The representative of the Russian Federation took the floor a second time to refute the claim by his counterpart from France that his country had not endorsed the 21 February agreement. On the contrary, it looked forward to implementing the accord and had helped to conclude the 17 April Geneva Statement, which, while simple, would pave the way out of the crisis. People in eastern Ukraine merely wanted their rights guaranteed, he said. Since the signing of the Geneva Statement, no one had taken up weapons, but there had never been a reasonable response from Kyiv. The Council had heard that on 25 May Ukrainian officials would unveil some sort of decentralization process, he said, noting that his Western colleagues seemed to know about all the operations currently being carried out by the Kyiv Government. He asked why the United States did not want OSCE efforts for dialogue, pointing out that the Russian Federation had suggested different formats for dialogue on several occasions during the course of the crisis, and suggested convening a constitutional assembly, while they had said they were not ready to organize such forums. He also denied claims that his country was refusing to implement the Geneva Statement.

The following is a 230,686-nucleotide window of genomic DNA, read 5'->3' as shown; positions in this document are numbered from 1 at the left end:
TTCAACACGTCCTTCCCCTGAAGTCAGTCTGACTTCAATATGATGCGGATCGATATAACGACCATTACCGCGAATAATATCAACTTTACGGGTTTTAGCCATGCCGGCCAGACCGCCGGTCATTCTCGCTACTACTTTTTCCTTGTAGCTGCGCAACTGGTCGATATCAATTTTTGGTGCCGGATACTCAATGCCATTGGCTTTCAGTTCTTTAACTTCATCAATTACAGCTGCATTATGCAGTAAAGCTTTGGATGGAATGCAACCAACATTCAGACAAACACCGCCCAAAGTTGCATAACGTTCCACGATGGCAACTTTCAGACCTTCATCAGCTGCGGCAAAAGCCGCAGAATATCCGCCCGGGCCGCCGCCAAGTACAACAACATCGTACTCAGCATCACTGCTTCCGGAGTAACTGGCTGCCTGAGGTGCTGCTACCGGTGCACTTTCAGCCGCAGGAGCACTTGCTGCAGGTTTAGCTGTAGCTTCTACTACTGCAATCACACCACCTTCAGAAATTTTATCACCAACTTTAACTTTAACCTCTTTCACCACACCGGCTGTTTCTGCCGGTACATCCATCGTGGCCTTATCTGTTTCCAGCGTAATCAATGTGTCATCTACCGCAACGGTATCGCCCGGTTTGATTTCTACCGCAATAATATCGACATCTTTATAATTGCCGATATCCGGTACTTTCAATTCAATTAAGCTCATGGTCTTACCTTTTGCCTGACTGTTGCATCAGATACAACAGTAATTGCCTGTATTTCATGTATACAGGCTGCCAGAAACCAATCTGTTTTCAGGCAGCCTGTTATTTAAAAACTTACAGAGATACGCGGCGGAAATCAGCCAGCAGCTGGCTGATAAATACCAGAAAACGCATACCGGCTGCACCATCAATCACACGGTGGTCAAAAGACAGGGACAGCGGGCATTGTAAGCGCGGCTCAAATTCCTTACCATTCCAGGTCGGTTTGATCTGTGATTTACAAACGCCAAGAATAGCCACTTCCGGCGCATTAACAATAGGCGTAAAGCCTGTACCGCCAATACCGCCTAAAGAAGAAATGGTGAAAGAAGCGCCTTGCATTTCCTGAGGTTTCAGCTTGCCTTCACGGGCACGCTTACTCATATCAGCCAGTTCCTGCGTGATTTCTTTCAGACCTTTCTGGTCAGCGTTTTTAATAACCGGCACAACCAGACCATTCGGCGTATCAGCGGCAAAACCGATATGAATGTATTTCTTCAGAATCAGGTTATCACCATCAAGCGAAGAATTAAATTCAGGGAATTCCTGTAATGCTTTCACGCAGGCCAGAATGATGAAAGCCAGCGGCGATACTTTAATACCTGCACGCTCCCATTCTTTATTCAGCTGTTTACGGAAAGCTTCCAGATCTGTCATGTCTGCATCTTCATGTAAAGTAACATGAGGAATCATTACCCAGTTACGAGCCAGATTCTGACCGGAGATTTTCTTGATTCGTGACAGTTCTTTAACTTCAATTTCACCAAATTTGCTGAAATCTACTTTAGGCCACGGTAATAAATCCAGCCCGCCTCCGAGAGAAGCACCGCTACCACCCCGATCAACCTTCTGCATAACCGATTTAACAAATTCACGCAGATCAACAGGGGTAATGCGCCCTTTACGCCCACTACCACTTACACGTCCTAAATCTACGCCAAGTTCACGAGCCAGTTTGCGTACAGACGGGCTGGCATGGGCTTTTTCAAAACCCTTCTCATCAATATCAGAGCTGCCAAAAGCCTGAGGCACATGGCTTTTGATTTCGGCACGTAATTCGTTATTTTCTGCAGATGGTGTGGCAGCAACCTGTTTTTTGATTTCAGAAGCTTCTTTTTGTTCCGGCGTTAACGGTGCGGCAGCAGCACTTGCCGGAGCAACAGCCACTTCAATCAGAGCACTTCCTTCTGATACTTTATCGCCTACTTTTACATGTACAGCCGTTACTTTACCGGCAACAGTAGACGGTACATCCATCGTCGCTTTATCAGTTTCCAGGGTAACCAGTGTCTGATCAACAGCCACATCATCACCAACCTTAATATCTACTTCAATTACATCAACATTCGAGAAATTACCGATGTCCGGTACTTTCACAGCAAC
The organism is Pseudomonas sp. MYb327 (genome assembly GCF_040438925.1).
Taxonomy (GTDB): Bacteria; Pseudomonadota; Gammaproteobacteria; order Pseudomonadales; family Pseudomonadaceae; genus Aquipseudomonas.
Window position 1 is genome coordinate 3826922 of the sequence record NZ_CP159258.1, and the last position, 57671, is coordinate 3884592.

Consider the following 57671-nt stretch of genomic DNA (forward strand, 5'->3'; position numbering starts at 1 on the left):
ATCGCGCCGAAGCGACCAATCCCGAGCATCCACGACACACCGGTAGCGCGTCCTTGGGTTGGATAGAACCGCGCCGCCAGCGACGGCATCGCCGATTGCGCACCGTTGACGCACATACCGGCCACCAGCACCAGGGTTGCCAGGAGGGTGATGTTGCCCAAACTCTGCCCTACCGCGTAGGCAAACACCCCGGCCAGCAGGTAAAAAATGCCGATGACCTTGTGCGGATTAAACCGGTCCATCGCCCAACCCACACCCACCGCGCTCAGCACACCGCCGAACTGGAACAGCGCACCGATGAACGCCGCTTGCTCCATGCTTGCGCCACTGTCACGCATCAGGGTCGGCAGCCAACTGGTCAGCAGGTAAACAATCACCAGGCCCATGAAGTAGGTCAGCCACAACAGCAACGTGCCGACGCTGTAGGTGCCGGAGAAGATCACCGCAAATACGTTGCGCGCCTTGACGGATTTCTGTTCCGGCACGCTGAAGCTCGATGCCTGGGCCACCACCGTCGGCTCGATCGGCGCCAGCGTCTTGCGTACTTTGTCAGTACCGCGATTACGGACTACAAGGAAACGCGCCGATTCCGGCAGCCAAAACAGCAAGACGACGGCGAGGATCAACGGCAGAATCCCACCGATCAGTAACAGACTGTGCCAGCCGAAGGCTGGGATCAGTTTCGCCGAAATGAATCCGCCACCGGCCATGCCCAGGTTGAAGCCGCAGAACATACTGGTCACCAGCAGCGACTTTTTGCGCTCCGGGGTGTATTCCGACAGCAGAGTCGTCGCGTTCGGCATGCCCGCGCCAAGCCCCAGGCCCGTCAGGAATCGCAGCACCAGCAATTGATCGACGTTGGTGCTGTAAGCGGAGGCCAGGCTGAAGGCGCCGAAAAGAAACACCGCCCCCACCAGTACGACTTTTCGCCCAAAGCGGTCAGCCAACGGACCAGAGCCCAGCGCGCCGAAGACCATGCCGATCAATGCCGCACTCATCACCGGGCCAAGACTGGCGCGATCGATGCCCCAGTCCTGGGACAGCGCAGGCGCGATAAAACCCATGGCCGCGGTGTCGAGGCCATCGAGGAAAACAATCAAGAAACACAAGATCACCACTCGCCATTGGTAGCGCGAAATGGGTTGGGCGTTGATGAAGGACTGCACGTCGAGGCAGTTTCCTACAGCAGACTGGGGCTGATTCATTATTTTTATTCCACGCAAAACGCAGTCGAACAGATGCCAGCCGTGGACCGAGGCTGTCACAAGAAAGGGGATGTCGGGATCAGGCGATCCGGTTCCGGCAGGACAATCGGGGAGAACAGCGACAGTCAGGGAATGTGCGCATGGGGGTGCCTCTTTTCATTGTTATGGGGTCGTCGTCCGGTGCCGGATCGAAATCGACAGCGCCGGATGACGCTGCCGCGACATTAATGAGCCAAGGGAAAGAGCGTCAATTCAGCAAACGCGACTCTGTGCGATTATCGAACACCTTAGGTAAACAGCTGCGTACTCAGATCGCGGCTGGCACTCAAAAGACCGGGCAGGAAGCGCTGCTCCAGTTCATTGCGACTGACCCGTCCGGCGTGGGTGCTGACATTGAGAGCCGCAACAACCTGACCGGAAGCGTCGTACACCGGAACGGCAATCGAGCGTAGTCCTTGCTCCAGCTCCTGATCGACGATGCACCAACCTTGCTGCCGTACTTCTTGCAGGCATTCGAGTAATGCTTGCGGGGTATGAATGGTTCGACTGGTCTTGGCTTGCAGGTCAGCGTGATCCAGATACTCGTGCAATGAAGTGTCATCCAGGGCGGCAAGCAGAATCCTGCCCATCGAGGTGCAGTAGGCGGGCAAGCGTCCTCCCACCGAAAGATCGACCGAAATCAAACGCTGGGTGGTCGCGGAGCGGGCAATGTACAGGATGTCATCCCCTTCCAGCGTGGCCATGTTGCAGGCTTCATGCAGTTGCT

The representative of the United States also took the floor again, saying that for the Russian Federation to blame Ukraine for defending its own actions on Ukrainian territory was like the story of the boy who told his mother that a fight between him and another boy had started when the other had hit him back. “We must be clear about cause and effect here,” she emphasized. It was not true that the United States had never called on the Maidan protestors to leave buildings and renounce violence, and that it was exercising double standards. On 10 January, it had condemned the actions of rioters outside Government buildings, and later that month it had condemned targeted attacks against journalists and called on all protestors to refrain from violence and destruction of property. Those were among the many public statements by the United States Government aimed at ending the fighting. The future was more important, she said, asking whether the Russian Federation would publicly urge the separatists to end their siege of public buildings. It had repeatedly taken aim at the so-called illegitimate Government in Kyiv while refusing to acknowledge its failure to embrace the 21 February agreement after it had been negotiated. Furthermore, the Russian Federation would not come out in support of the 25 May elections, she said, stressing that doing so would be best way to ensure that rights were more autonomous in eastern Ukraine.

The representative of the Russian Federation, responding to a question by the Council President about a possible presidential statement from today’s meeting, first addressed comments made by his United States counterpart. He said that what had been heard from the United States, and the way that message had been delivered, showed everyone that it approved of the forceful change of power in Ukraine, which, in the end, did not serve Ukrainian interests. As for a presidential statement, he said it would be good to end today’s meeting with a statement calling for a swift end to violence and serious implementation of the Geneva Statement.